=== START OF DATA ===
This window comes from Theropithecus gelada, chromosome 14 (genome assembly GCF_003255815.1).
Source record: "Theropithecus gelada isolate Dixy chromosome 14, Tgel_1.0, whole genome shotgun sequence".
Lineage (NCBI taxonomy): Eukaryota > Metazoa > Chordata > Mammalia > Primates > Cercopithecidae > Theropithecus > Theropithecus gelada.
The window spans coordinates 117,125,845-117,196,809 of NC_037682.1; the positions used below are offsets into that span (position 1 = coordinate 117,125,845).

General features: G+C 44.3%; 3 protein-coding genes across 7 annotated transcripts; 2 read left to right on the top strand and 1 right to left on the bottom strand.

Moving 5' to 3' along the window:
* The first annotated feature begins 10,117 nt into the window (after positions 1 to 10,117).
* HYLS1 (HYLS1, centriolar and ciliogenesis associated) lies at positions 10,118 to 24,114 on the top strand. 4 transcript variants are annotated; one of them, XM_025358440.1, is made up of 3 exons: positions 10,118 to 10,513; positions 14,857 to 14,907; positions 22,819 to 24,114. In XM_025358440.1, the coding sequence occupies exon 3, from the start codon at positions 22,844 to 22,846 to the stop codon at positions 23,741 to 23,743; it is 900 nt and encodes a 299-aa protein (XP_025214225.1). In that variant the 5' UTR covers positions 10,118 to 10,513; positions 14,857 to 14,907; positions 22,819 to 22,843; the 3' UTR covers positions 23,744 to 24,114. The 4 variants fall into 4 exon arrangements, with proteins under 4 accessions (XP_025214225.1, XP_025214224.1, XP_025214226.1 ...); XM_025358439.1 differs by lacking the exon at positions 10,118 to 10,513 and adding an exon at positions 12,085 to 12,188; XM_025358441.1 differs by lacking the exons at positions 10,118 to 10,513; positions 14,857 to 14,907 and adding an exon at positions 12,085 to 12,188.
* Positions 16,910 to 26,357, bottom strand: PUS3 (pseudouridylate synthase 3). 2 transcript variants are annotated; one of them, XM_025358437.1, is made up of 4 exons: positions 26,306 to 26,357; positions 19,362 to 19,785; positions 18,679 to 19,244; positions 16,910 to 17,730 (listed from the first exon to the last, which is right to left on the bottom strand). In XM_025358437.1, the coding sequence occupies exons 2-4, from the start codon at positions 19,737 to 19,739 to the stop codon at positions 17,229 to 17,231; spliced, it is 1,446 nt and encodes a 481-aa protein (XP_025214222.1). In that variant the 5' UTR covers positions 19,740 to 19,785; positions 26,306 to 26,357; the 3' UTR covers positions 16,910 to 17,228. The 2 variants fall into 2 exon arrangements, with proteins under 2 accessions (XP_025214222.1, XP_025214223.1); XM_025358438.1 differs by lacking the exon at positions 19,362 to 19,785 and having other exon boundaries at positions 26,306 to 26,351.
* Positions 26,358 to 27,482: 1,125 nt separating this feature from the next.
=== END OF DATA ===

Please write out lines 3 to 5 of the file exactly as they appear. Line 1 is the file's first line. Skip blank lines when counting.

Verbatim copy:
Lineage (NCBI taxonomy): Eukaryota > Metazoa > Chordata > Mammalia > Primates > Cercopithecidae > Theropithecus > Theropithecus gelada.
The window spans coordinates 117,125,845-117,196,809 of NC_037682.1; the positions used below are offsets into that span (position 1 = coordinate 117,125,845).

General features: G+C 44.3%; 3 protein-coding genes across 7 annotated transcripts; 2 read left to right on the top strand and 1 right to left on the bottom strand.